However you interpret the above example, it still highlights some of the features that set NFT thefts apart from your regular art heists. First, the logistics are lightning fast and a clever attacker can sell the loot before the victim even learned of the theft. Second, even if the major centralized exchanges prohibit offers for stolen assets, there is always another platform to turn to. Third, even assuming every existing market spots the stolen NFT, you can still sell it peer-to-peer if you find a buyer.

Moreover, a criminal who wants to cash in the stolen NFT art has more options than a simple sale. They can wager their NFTs on yield platforms and effectively transfer them to a smart contract in exchange for rewards based on the rarity. This eliminates the need for a buyer as such. Likewise, with gaming NFTs, such as Axies from Axie Infinity, they can choose to rent them out to new players who want to skip the investment needed to start playing, much like the regular “exchange” programs.

The stolen goods cannot be confiscated unless someone gets their hands on the thief’s private keys. Because NFTs are on the blockchain, an immutable decentralized ledger, once the transaction that moves ownership from one wallet to another is in the chain, you can’t roll it back without splitting the entire chain.

A mechanism to spread theft reports across marketplaces and revenue platforms, both centralized and not, could thwart thieves’ attempts to sell stolen NFTs. The marketplaces using it would signal the stolen NFTs, making it more difficult for a hacker to sell the loot. In practice, this system itself should overcome challenges, such as the prospect of malicious reports flagging legitimate transfers and transactions and the need for timely investigation of any alleged incident. Also good luck getting everyone on board, and don’t forget the P2P sales.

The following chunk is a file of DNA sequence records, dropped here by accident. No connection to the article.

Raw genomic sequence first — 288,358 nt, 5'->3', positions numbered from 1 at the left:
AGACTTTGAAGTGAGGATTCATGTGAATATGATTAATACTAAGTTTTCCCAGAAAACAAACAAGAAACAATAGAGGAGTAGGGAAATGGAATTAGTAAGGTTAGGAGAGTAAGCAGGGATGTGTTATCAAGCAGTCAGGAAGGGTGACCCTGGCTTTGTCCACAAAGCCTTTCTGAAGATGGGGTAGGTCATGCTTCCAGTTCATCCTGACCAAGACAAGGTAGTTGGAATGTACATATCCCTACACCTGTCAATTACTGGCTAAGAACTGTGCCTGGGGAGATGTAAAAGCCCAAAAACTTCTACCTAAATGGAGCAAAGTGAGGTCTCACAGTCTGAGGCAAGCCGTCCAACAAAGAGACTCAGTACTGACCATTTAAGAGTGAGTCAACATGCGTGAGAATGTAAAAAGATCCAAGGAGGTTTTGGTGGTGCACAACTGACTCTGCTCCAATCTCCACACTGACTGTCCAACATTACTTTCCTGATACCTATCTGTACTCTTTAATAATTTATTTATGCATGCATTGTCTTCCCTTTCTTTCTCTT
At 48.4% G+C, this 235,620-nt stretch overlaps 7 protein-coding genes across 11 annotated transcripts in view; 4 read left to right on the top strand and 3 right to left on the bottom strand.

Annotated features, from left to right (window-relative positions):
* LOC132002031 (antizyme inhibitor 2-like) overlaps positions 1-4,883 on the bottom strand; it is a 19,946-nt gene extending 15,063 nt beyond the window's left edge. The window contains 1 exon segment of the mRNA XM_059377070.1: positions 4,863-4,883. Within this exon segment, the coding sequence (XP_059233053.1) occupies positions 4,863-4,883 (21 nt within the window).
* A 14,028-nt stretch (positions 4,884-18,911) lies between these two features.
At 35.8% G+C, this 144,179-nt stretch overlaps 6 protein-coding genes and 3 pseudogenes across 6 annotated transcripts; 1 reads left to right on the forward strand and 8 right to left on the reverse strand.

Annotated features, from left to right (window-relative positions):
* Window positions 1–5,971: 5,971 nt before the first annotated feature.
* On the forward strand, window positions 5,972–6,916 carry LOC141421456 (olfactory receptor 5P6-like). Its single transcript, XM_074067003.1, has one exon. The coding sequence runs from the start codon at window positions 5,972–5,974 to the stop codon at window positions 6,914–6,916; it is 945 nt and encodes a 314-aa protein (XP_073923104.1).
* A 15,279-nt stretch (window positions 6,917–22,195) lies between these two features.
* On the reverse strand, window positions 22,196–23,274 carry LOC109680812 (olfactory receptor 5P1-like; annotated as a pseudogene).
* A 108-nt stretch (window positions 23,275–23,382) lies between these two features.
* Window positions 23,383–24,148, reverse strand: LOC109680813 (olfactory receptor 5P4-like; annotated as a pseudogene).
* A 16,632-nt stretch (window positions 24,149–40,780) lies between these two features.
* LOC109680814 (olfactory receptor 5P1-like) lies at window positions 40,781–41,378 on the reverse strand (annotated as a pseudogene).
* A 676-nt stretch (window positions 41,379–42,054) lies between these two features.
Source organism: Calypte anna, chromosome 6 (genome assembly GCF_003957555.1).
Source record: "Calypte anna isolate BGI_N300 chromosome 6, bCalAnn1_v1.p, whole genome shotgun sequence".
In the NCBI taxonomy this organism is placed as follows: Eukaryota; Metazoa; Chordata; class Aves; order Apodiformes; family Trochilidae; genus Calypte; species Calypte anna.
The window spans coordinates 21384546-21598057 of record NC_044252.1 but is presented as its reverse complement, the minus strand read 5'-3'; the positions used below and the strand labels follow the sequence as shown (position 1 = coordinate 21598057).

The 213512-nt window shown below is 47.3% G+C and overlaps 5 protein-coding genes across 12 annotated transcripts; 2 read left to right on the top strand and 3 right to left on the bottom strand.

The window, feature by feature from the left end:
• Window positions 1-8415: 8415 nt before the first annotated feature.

With more and more hype surrounding them, NFTs are lucrative assets for hackers to go after. This means that both collectors and marketplaces need to pay more attention to their defenses, whether it’s general vigilance, strengthening their backend, or developing their own custodial services based on top-of-the-line infrastructure. Security cannot be an afterthought, and every stakeholder in the NFT space should ensure that they rely only on the best solutions and practices in the field.

Lior Lamesh is the co-founder and CEO of GK8.

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This post When Ocean’s Eleven meets blockchain

was original published at “https://venturebeat.com/2022/04/07/when-oceans-eleven-meets-blockchain/”